Blue/Red Goggles is a relatively new archetype, so it is not clear what the optimal 75 is. This version has a bit more early removal in order to help combat the aggressive decks. While the deck does have access to the Pyromancer's Goggles engine, that is only one aspect of the deck. This is a blue/red control deck that needs to prolong the game, but the reason it works so well are the red card-draw spells.

DECKID=1264050

There aren't many high-quality, cheap card-draw options. Even something like Divination is unavailable. Magmatic Insight and Tormenting Voice fit perfectly here, and fill a key role as cards that work well with Pyromancer's Goggles and fill up the graveyard to be able to quickly flip Jace, Vryn's Prodigy. This deck doesn't play many threats, so being able to find the ones it does play is important.

I can see shaving some spot removal here, which would make the deck more similar to most of the current lists, but it really is dependent on the metagame. Fiery Impulse is a great way to kill many of the most annoying creatures in Standard, as many Mono-White Humans and Bant Company threats have three toughness. Later in the game, Fiery Temper can be used profitably to shoot down more threats, while playing it for the madness cost. While the maindeck is tuned towards Humans and Bant Company these weren't the archetypes we played against.

Unfortunately I can't control what other players are playing on Magic Online even though it seems like the two most popular decks in person are Humans and Bant Company that doesn't automatically translate to online play. In fact lately I have been playing a ton against White/Black Control and Red/Green Ramp. So let's go ahead and dig into those matchups, as clearly the Blue/Red Goggles deck isn't great versus those two decks, but that doesn't mean there is not play to the games.

White/Black Control is a deck centered around Planeswalkers and Secure the Wastes. This means that the one-for-one removal spells in the deck aren't as good as they normally would be. However, the Blue/Red Goggles deck is capable of fighting through a number of threats. After sideboard, having access to both Negate and Fevered Visions dramatically shifts how the matchup plays out. When on the play, casting turn-three Fevered Visions is ridiculously powerful, but if you're behind it is not as good. Negate counters practically everything in the Black/White deck, so while they are a bit overtaxed, they do help a lot to keep planeswalkers off the table.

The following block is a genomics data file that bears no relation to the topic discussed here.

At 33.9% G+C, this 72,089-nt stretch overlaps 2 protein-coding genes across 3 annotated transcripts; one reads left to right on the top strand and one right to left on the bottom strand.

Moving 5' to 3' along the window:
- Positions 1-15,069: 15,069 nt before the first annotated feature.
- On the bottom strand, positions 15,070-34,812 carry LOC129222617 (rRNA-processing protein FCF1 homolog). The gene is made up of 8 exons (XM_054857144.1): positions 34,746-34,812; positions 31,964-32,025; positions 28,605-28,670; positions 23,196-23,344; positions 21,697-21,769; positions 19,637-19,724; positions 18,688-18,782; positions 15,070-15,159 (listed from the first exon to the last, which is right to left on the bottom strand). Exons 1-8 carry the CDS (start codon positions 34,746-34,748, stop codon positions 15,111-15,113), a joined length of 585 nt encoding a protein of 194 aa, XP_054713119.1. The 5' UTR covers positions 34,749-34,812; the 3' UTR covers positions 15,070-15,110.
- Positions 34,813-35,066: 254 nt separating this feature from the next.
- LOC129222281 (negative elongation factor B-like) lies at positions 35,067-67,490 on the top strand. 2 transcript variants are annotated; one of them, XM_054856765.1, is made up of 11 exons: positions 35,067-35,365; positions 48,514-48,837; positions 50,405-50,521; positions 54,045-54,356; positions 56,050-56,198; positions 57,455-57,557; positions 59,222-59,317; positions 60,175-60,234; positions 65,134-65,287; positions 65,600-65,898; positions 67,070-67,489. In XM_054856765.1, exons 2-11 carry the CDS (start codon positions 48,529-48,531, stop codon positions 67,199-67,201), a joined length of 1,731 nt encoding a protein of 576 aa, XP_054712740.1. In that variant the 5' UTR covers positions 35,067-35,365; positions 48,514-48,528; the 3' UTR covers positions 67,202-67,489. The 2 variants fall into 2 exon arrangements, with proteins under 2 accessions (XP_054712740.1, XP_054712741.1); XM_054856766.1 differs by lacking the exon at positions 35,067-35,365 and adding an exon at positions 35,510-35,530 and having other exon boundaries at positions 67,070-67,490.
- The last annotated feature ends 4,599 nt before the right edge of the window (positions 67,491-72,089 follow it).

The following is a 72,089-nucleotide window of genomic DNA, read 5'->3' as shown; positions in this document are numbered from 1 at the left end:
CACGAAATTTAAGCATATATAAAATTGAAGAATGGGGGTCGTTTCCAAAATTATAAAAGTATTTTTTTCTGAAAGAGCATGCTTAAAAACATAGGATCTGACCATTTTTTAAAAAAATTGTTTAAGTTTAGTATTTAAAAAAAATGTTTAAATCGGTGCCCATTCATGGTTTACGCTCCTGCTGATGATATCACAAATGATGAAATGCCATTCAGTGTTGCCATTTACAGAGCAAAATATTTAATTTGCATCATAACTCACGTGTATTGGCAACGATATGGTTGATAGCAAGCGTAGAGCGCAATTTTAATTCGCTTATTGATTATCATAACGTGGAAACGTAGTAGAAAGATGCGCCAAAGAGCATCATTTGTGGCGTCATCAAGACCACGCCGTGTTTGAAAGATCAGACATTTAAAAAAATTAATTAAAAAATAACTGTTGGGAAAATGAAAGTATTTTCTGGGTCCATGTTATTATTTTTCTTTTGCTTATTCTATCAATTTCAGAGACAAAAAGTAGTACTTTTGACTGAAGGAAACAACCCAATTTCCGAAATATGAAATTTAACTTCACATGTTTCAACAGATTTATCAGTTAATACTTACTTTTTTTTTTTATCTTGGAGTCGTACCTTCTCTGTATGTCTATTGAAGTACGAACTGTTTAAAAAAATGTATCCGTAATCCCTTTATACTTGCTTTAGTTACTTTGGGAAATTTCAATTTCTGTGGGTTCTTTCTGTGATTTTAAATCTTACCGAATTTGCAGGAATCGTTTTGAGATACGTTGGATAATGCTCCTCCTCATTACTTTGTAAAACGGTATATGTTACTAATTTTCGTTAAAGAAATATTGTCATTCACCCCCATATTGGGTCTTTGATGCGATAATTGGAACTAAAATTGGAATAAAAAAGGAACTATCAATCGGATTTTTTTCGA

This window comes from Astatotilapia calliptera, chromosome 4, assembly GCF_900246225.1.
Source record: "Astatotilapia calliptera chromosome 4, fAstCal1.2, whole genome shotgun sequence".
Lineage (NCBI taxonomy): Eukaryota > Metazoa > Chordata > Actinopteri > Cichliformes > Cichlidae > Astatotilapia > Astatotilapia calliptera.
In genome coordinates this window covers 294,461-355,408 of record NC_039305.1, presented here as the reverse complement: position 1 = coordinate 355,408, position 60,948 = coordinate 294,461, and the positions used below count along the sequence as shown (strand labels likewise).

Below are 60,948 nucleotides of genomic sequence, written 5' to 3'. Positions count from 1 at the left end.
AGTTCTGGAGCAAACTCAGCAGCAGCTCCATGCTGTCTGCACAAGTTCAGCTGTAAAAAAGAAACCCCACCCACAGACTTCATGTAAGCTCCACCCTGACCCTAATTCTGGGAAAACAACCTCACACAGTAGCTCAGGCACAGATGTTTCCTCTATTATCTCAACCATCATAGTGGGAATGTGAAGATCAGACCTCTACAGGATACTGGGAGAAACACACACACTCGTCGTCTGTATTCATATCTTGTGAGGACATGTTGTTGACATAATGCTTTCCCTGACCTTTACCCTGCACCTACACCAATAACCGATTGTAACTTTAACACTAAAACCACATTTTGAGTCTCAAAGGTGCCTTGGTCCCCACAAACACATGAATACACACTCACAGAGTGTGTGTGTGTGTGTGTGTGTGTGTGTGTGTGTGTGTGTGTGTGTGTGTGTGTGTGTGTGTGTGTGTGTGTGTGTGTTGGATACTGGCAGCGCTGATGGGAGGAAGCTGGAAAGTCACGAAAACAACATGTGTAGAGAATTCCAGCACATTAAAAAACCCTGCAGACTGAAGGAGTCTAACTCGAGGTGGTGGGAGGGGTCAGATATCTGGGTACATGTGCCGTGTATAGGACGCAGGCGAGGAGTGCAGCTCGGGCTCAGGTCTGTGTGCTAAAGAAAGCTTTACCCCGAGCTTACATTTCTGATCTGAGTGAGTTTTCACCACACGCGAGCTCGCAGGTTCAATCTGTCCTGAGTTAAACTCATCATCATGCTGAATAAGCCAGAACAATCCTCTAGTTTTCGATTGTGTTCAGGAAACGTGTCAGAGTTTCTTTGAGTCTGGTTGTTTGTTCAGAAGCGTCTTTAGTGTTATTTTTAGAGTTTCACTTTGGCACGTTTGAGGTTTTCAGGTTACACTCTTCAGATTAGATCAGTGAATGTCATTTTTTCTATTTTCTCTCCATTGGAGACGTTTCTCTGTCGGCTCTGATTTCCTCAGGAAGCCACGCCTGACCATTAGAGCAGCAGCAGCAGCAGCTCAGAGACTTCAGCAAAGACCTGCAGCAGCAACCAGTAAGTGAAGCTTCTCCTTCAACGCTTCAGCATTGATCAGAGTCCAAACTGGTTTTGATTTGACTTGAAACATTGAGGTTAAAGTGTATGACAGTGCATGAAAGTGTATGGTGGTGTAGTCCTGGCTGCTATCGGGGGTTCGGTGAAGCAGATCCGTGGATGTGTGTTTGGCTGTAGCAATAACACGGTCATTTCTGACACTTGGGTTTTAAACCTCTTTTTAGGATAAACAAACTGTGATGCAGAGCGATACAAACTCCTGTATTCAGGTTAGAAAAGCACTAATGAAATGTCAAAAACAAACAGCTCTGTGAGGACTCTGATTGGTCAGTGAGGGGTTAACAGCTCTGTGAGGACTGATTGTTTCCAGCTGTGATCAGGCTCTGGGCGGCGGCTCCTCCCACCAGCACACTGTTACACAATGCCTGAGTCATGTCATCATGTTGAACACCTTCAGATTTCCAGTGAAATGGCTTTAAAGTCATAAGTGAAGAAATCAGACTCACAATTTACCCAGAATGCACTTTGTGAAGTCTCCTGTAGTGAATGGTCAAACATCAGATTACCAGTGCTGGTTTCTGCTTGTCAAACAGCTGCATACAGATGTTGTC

The issue though is if our draw has holes in it discard spells can pick the Blue/Red Goggles hand apart and force us to draw off the top. Black/White Control isn't a matchup I would want to play against with Blue/Red Goggles but at the same time it is not the deck's worst matchup.

Ramp, on the other hand, is the worst matchup, and while we were able to steal a game on the back of Fevered Visions and Eldrazi Obligator, our opponent took us by surprise in game three.

Often it is difficult to know exactly how many cheap creatures are in the ramp deck. Games one and two we only saw mana creatures but then the combination of Sylvan Advocate and Tireless Tracker were quite effective when there was not as much removal left in our deck for the final game. Ramp has problems against the aggressive Humans strategies, but versus our deck that has Pyromancer's Goggles and Fevered Visions after board, World Breaker can become difficult to handle. Generally the way we win this match is by flipping Thing in the Ice early in the game, but unfortunately, having cut down on them in this list and subsequently not finding them, we were unable to execute that plan. Playing only two Thing in the Ice may seem a bit unusual but they can be a bad draw later in the game.

Overall Blue-Red Goggles is a deck I expect to see represented at the Pro Tour, and while this list is a bit unusual, it is worth trying out. There are some slots open for debate in the Blue/Red Goggles deck and we see a lot of cards overlapping throughout the various versions of Blue/Red Control.

Thanks for reading,

Seth Manfield